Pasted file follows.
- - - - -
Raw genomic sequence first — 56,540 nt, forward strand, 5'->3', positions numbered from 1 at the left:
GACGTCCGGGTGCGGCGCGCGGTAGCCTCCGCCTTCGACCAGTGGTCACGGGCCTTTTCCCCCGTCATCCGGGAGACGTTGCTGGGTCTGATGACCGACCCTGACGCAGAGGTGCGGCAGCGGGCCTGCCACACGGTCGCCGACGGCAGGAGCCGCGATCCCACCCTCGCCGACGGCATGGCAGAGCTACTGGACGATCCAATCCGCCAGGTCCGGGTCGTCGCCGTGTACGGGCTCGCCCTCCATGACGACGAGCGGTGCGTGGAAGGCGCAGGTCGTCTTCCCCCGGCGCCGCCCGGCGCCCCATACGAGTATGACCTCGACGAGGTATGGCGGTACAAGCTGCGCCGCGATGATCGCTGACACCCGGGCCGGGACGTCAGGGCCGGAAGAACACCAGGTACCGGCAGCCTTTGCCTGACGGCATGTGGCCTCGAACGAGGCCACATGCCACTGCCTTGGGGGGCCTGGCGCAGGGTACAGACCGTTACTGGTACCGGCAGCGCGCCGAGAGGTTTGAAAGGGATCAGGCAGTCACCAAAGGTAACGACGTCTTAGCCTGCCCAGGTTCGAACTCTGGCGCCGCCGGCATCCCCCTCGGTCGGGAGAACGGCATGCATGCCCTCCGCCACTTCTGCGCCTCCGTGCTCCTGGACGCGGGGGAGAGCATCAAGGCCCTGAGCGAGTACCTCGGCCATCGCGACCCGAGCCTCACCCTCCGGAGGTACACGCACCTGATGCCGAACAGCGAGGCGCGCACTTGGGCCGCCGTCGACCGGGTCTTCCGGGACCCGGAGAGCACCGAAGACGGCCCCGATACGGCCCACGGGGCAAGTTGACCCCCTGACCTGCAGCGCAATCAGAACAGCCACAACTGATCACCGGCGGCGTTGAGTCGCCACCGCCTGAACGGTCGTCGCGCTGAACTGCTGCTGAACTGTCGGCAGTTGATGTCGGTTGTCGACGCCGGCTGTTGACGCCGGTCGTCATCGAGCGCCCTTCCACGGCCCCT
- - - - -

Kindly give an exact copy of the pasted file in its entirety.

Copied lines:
Raw genomic sequence first — 56,540 nt, forward strand, 5'->3', positions numbered from 1 at the left:
GACGTCCGGGTGCGGCGCGCGGTAGCCTCCGCCTTCGACCAGTGGTCACGGGCCTTTTCCCCCGTCATCCGGGAGACGTTGCTGGGTCTGATGACCGACCCTGACGCAGAGGTGCGGCAGCGGGCCTGCCACACGGTCGCCGACGGCAGGAGCCGCGATCCCACCCTCGCCGACGGCATGGCAGAGCTACTGGACGATCCAATCCGCCAGGTCCGGGTCGTCGCCGTGTACGGGCTCGCCCTCCATGACGACGAGCGGTGCGTGGAAGGCGCAGGTCGTCTTCCCCCGGCGCCGCCCGGCGCCCCATACGAGTATGACCTCGACGAGGTATGGCGGTACAAGCTGCGCCGCGATGATCGCTGACACCCGGGCCGGGACGTCAGGGCCGGAAGAACACCAGGTACCGGCAGCCTTTGCCTGACGGCATGTGGCCTCGAACGAGGCCACATGCCACTGCCTTGGGGGGCCTGGCGCAGGGTACAGACCGTTACTGGTACCGGCAGCGCGCCGAGAGGTTTGAAAGGGATCAGGCAGTCACCAAAGGTAACGACGTCTTAGCCTGCCCAGGTTCGAACTCTGGCGCCGCCGGCATCCCCCTCGGTCGGGAGAACGGCATGCATGCCCTCCGCCACTTCTGCGCCTCCGTGCTCCTGGACGCGGGGGAGAGCATCAAGGCCCTGAGCGAGTACCTCGGCCATCGCGACCCGAGCCTCACCCTCCGGAGGTACACGCACCTGATGCCGAACAGCGAGGCGCGCACTTGGGCCGCCGTCGACCGGGTCTTCCGGGACCCGGAGAGCACCGAAGACGGCCCCGATACGGCCCACGGGGCAAGTTGACCCCCTGACCTGCAGCGCAATCAGAACAGCCACAACTGATCACCGGCGGCGTTGAGTCGCCACCGCCTGAACGGTCGTCGCGCTGAACTGCTGCTGAACTGTCGGCAGTTGATGTCGGTTGTCGACGCCGGCTGTTGACGCCGGTCGTCATCGAGCGCCCTTCCACGGCCCCT